I've booked in to get the engine balanced on monday, at Vibration Free in Oxford. This involves removing the piston rings, so basically a complete strip-down apart from the crank. So after my clutch test, I had to immediately start dismantling everything. Not really what I wanted after taking so much care building it all up, but thems the breaks. It's mostly all done and packed up ready for transport now, so I'll just be doing a few bits and bobs in the meantime. Once we're balanced, I can fit the engine and box properly, and start building things up for real.
I managed to fit the engine and all the gubbins into the back of the car - I thought I might need a van to have room for the crane arm, but with the sump off, and the block resting on a sort of pallet I made from a few bits of 4x2 timber, it just went in. An early start and 3 hour trip saw me at Vibration Free at about 10am. With everything unloaded, I disappeared to spend most of the day at the Heritage Motor Museum at Gaydon - well worth a visit for those of an automotive bent.
The balancing took all day, finishing up just before 6pm. Every part in the short engine has been balanced, all pistons, rods, even the gudgeon pins, have been matched, and most importantly, the flywheel has been balanced. It was only 8 grams out in the end, so pretty close. The final balance has left it just 0.149 grams out, which I think counts as "unnoticably small".
The rods and pistons now all match exactly, before the work the largest piston was 4.7g heavier than the lightest, the largest rod 3.3g heavier than the lightest. On the gudgeon pins, he's taken material from the inside where needed to match them up. Detailed stuff.
So, the next evening I got straight down to dismantling it all (again) ready to do the final build. I need to take the pistons out anyway to put the rings in, so I figured take it all apart, clean, and start again from scratch.
I got as far as piston number 2 when, being a clumsy oaf, I snapped one of the piston rings. Cock, balls and arse. I'd never got around to buying a ring expander tool, so was doing it by hand, and this is the result:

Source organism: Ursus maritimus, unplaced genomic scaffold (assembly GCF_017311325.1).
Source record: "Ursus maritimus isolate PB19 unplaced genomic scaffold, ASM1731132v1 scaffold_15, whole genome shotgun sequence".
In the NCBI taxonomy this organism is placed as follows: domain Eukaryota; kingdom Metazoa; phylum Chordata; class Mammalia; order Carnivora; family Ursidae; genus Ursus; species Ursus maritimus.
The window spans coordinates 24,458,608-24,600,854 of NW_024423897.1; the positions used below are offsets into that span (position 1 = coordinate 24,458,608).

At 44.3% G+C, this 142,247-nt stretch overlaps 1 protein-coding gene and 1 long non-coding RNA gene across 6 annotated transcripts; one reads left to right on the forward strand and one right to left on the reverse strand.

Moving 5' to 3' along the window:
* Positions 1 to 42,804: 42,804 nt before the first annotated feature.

I was particularly cross, because I thought I'd finally learned THAT USING THE RIGHT TOOLS FOR THE JOB SAVES MONEY. But apparently not.
So, now I've ordered a ring expander. I've also spent several hours trying to find a single replacement ring, since the full set is very costly. Alfa don't have any left, or make any anymore. The local motorfactors can't get any. There are still some in the States, but only full sets for all 6 pistons it seems. I did manage to find a set just for one piston, finally, through a local engine builders. It seems that Alfa changed the specification of the rings in 1996; on my engine, the top ring is 1.5mm thick, the second ring 1.5mm thick, and the oil ring 3.5mm. After 1996, they changed the top ring to a 1.2mm thick version - I don't know if the ring grove is narrowed to match, or if they just wanted more clearance between ring and piston.
Fortunately, the middle ring, which is the one I broke, seems to be the same. So the whole episode should only cost me about 20 quid, and a frsutrating few hours.
In less angry news, while all that was going on, I finished off the plenum and rocker covers. Having trialed various paints and laquers and not really been satisfied with any of them, I've simply gone with bare aluminium for the stripes and lettering. I filed off the paint, then worked with 120, 240, 600, 1200 grit emery paper, followed by a final polish with wire wool. This left a lovely smooth aluminium finish:
Simple, smart and should go well with the rest of the car.